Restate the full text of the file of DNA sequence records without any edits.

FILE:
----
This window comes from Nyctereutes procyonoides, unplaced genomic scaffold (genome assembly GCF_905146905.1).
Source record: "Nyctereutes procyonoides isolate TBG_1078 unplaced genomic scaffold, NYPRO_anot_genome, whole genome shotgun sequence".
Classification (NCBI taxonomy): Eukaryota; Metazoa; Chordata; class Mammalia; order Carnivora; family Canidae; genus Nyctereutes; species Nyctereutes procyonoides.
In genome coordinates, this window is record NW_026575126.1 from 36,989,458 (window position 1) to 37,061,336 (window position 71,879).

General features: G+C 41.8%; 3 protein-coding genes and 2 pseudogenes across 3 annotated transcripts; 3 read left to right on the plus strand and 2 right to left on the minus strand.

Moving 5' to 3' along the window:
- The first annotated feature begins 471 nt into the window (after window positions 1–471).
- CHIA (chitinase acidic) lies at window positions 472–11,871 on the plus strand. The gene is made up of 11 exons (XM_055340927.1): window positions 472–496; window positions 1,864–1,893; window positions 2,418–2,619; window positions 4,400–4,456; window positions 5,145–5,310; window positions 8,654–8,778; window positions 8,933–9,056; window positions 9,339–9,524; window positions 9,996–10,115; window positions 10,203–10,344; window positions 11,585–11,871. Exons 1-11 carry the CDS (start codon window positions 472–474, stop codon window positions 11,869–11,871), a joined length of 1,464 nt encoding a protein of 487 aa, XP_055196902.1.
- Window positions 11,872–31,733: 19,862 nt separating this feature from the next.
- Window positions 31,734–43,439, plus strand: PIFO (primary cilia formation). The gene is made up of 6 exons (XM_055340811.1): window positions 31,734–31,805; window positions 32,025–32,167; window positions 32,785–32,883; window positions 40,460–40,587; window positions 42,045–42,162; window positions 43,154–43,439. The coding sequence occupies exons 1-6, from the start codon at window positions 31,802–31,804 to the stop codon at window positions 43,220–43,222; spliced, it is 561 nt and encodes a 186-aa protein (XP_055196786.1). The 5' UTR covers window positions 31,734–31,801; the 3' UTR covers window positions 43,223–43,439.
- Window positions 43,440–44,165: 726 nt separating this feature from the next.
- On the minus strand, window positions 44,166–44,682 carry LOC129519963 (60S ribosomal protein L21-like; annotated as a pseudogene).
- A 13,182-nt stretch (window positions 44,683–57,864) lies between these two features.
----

This window comes from Nyctereutes procyonoides, unplaced genomic scaffold (genome assembly GCF_905146905.1).
Source record: "Nyctereutes procyonoides isolate TBG_1078 unplaced genomic scaffold, NYPRO_anot_genome, whole genome shotgun sequence".
Classification (NCBI taxonomy): Eukaryota; Metazoa; Chordata; class Mammalia; order Carnivora; family Canidae; genus Nyctereutes; species Nyctereutes procyonoides.
In genome coordinates, this window is record NW_026575126.1 from 36,989,458 (window position 1) to 37,061,336 (window position 71,879).

General features: G+C 41.8%; 3 protein-coding genes and 2 pseudogenes across 3 annotated transcripts; 3 read left to right on the plus strand and 2 right to left on the minus strand.

Moving 5' to 3' along the window:
- The first annotated feature begins 471 nt into the window (after window positions 1–471).
- CHIA (chitinase acidic) lies at window positions 472–11,871 on the plus strand. The gene is made up of 11 exons (XM_055340927.1): window positions 472–496; window positions 1,864–1,893; window positions 2,418–2,619; window positions 4,400–4,456; window positions 5,145–5,310; window positions 8,654–8,778; window positions 8,933–9,056; window positions 9,339–9,524; window positions 9,996–10,115; window positions 10,203–10,344; window positions 11,585–11,871. Exons 1-11 carry the CDS (start codon window positions 472–474, stop codon window positions 11,869–11,871), a joined length of 1,464 nt encoding a protein of 487 aa, XP_055196902.1.
- Window positions 11,872–31,733: 19,862 nt separating this feature from the next.
- Window positions 31,734–43,439, plus strand: PIFO (primary cilia formation). The gene is made up of 6 exons (XM_055340811.1): window positions 31,734–31,805; window positions 32,025–32,167; window positions 32,785–32,883; window positions 40,460–40,587; window positions 42,045–42,162; window positions 43,154–43,439. The coding sequence occupies exons 1-6, from the start codon at window positions 31,802–31,804 to the stop codon at window positions 43,220–43,222; spliced, it is 561 nt and encodes a 186-aa protein (XP_055196786.1). The 5' UTR covers window positions 31,734–31,801; the 3' UTR covers window positions 43,223–43,439.
- Window positions 43,440–44,165: 726 nt separating this feature from the next.
- On the minus strand, window positions 44,166–44,682 carry LOC129519963 (60S ribosomal protein L21-like; annotated as a pseudogene).
- A 13,182-nt stretch (window positions 44,683–57,864) lies between these two features.